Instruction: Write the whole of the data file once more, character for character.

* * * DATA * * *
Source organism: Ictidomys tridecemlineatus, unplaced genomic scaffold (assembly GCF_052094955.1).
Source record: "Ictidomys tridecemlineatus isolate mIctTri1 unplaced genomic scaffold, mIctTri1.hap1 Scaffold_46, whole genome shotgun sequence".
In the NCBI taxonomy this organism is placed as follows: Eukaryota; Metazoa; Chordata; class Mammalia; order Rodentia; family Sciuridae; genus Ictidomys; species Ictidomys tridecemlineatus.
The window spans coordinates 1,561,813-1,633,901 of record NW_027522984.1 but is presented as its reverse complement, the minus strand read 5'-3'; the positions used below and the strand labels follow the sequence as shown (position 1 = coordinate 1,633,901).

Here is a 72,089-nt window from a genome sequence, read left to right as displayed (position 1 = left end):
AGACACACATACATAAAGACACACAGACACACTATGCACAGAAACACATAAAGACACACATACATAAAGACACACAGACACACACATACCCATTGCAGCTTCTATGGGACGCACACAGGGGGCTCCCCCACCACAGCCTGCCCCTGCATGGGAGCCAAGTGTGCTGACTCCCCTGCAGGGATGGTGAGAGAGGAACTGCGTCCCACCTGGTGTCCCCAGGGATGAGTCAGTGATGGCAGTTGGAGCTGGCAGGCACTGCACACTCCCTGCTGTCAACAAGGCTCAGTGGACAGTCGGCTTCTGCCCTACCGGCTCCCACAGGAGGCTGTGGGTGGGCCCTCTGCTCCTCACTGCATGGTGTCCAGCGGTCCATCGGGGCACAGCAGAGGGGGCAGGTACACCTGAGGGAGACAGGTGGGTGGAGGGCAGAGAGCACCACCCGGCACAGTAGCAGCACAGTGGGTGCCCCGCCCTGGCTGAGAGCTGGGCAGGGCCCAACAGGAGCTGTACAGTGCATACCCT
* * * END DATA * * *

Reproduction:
Source organism: Ictidomys tridecemlineatus, unplaced genomic scaffold (assembly GCF_052094955.1).
Source record: "Ictidomys tridecemlineatus isolate mIctTri1 unplaced genomic scaffold, mIctTri1.hap1 Scaffold_46, whole genome shotgun sequence".
In the NCBI taxonomy this organism is placed as follows: Eukaryota; Metazoa; Chordata; class Mammalia; order Rodentia; family Sciuridae; genus Ictidomys; species Ictidomys tridecemlineatus.
The window spans coordinates 1,561,813-1,633,901 of record NW_027522984.1 but is presented as its reverse complement, the minus strand read 5'-3'; the positions used below and the strand labels follow the sequence as shown (position 1 = coordinate 1,633,901).

Here is a 72,089-nt window from a genome sequence, read left to right as displayed (position 1 = left end):
AGACACACATACATAAAGACACACAGACACACTATGCACAGAAACACATAAAGACACACATACATAAAGACACACAGACACACACATACCCATTGCAGCTTCTATGGGACGCACACAGGGGGCTCCCCCACCACAGCCTGCCCCTGCATGGGAGCCAAGTGTGCTGACTCCCCTGCAGGGATGGTGAGAGAGGAACTGCGTCCCACCTGGTGTCCCCAGGGATGAGTCAGTGATGGCAGTTGGAGCTGGCAGGCACTGCACACTCCCTGCTGTCAACAAGGCTCAGTGGACAGTCGGCTTCTGCCCTACCGGCTCCCACAGGAGGCTGTGGGTGGGCCCTCTGCTCCTCACTGCATGGTGTCCAGCGGTCCATCGGGGCACAGCAGAGGGGGCAGGTACACCTGAGGGAGACAGGTGGGTGGAGGGCAGAGAGCACCACCCGGCACAGTAGCAGCACAGTGGGTGCCCCGCCCTGGCTGAGAGCTGGGCAGGGCCCAACAGGAGCTGTACAGTGCATACCCT